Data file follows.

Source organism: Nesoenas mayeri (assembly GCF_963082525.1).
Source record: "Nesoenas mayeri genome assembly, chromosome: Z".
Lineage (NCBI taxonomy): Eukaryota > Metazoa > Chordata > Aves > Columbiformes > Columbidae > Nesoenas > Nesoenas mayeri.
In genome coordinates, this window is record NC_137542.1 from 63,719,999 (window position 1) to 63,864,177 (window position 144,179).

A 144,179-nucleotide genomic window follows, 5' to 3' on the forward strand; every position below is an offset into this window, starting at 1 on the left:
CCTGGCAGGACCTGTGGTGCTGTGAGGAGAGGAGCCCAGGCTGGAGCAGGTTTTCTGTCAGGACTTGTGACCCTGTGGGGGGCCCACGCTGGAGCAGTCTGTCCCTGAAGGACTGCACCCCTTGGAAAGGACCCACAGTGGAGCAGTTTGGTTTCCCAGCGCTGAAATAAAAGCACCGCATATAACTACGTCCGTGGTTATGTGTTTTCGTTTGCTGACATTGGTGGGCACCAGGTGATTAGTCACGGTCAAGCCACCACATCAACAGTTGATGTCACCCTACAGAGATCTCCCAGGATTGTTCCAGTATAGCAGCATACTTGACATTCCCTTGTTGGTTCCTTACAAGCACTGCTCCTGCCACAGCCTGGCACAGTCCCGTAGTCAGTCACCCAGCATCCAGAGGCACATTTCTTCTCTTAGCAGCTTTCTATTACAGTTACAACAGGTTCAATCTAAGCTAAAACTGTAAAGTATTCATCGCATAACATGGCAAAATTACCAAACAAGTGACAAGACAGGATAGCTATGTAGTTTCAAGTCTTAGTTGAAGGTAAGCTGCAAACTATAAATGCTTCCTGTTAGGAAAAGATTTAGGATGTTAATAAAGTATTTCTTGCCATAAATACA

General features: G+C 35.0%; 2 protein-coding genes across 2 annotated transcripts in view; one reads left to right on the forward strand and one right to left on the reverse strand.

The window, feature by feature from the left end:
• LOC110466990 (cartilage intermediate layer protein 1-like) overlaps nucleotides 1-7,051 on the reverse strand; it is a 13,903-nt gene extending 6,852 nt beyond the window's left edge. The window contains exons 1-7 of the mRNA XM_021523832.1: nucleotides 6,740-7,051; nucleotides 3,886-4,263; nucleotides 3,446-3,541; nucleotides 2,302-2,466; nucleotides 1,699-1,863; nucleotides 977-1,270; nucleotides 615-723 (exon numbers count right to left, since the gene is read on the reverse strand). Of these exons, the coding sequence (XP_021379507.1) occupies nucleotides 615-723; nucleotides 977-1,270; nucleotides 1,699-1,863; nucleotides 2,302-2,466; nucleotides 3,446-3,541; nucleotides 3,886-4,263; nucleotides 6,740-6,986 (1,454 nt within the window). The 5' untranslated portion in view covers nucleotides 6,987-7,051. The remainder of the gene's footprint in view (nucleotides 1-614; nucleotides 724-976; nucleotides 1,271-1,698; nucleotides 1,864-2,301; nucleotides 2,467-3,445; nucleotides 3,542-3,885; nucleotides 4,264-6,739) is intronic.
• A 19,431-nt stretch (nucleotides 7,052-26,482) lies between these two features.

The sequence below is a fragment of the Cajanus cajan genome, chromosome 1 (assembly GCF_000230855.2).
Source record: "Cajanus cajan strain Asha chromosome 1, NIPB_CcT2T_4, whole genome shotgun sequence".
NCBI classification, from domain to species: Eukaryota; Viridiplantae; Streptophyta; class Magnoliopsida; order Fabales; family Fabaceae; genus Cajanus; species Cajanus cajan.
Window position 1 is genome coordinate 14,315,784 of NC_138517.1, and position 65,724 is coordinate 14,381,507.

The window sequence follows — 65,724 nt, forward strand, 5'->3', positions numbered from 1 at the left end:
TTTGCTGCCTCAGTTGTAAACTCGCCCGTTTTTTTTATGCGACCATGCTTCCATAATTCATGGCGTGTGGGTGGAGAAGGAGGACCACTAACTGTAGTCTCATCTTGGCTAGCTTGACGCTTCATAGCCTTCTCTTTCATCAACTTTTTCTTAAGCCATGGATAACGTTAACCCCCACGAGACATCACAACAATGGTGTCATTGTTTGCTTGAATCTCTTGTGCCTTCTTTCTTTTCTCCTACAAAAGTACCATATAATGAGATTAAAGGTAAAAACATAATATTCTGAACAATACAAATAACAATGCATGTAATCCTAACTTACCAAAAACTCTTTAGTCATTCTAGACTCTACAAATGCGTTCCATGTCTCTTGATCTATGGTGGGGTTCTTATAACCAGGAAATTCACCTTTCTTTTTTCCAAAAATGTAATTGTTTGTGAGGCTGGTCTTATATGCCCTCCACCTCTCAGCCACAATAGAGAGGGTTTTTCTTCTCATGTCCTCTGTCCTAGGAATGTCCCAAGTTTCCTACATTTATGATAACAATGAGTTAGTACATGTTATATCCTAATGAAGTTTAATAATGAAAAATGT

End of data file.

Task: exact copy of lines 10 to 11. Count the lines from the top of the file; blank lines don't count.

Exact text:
• A 19,431-nt stretch (nucleotides 7,052-26,482) lies between these two features.

The sequence below is a fragment of the Cajanus cajan genome, chromosome 1 (assembly GCF_000230855.2).